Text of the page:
The Caravan’s journalists assaulted, sexually harassed in northeast Delhi

12 August 2020
On 11 August, three journalists working with The Caravan—Shahid Tantray, Prabhjit Singh and a woman journalist—were beaten, subjected to communal slurs, threatened with murder, and sexually harassed, while reporting in Subhash Mohalla, in northeast Delhi’s North Ghonda neighbourhood. Immediately after the attack, Singh and the woman journalist filed complaints at the Bhajanpura police station.
On 11 August, three journalists working with The Caravan—Shahid Tantray, Prabhjit Singh and a woman journalist—were beaten, subjected to communal slurs, threatened with murder, and sexually harassed, while reporting in Subhash Mohalla, in northeast Delhi’s North Ghonda neighbourhood. Immediately after the attack, Singh and the woman journalist filed complaints at the Bhajanpura police station.

On the afternoon of 11 August, a mob assaulted three journalists working with The Caravan, in Subhash Mohalla, in northeast Delhi’s North Ghonda neighbourhood. The journalists were reporting on a story concerning a Delhi violence complainant. For around an hour and a half, the journalists—Shahid Tantray, Prabhjit Singh and a woman journalist—were under attack, subjected to communal slurs, threatened with murder, and sexually harassed. The journalists were taking photographs of saffron flags that had been tied in the area, when some men approached them and told them to stop. One of the men, who was wearing a saffron kurta and had a bandage on his arm, identified himself as a “BJP general secretary.” He asked Tantray for his identity card. The mob launched their attack upon realising that Tantray was Muslim. During her attempt to get away from the attack, the woman journalist faced sexual harassment from a middle-aged man who exposed himself to her. Later, the mob attacked her as well. To ensure the safety of the journalist, The Caravan is concealing her identity.

The attack began at around 2 pm, when a mob of locals—men and women—surrounded the journalists, and then began assaulting them after learning of Tantray’s Muslim identity. During the attack, the woman journalist extricated herself to get out of the lane through a gate. The mob soon locked the gate behind her, capturing the other two journalists inside. As the attack was ongoing, the woman journalist pleaded with the attackers to let her colleagues go, a man with a crew-cut hairstyle, who had rakhis tied around his wrist, pulled at her clothing to try and drag her inside. The woman journalist ran from the lane to a neighbouring one. As she sat on a slab to compose herself, young men surrounded her. The men, who looked  to be in their early twenties, began taking photos and videos of her, and “making cheap and lewd comments and started saying ‘Dikhao, dikhao’”—“Show, show.” The woman journalist recounted these events in a detailed complaint to the police, filed immediately after the incident.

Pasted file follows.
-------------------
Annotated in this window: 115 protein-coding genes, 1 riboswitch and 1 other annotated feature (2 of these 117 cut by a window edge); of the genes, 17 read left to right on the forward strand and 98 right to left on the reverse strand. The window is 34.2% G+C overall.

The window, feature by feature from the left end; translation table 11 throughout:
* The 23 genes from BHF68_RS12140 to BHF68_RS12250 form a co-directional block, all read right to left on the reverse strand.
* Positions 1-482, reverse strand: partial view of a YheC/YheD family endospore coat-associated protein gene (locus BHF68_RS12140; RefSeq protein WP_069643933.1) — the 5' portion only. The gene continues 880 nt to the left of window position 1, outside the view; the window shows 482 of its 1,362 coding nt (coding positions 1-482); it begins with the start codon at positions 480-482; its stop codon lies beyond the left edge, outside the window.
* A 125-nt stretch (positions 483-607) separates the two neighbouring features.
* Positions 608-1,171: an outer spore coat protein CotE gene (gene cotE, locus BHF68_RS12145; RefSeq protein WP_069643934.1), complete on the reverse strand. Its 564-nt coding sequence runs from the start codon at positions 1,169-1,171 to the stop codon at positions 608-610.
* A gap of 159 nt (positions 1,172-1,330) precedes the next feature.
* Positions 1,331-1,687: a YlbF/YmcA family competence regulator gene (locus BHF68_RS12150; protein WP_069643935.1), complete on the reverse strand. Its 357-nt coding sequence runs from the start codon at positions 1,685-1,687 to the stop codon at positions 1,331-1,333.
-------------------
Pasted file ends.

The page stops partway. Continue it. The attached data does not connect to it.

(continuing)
As she walked away, “a middle-aged man in a dhoti and a white t-shirt, with a bald head and a slim pony-tail stood in front of me,” the woman journalist noted in her complaint. “He then opened his dhoti and exposed his genitals while looking at me. He proceeded to shake his penis with his hand and started making objectionable and lewd expressions, while laughing at me.” After running away from the man, she received a call from Tantray, asking her to come to the Bhajanpura police station. By that time, Tantray and Singh were being taken to the station by the police. As she was asking for directions to the station, the mob found her again and beat her.

At the lane where the attack had begun, Singh recounted that a crowd of around twenty people had already assembled at the area even before the saffron-clad man asked to see Tantray’s ID card. He informed the crowd that the three journalists were members of the press and were not doing anything illegal. “We are only taking photos of the lane, not inside anyone’s house,” Singh told the crowd. “Any journalist would take these photos if they saw so many saffron flags.” But the crowd did not relent. The man in saffron told them, “Tumhari tarah fattichar patrakar bahut dekhe hai”—I have seen many wretched journalists like you. “Main BJP general secretary hun, humaara kuch nahi bigaad sakte tum”—I am a BJP general secretary, you can’t do anything to us.

Keywords: Delhi Violence sexual harassment communal violence Delhi Police press freedom
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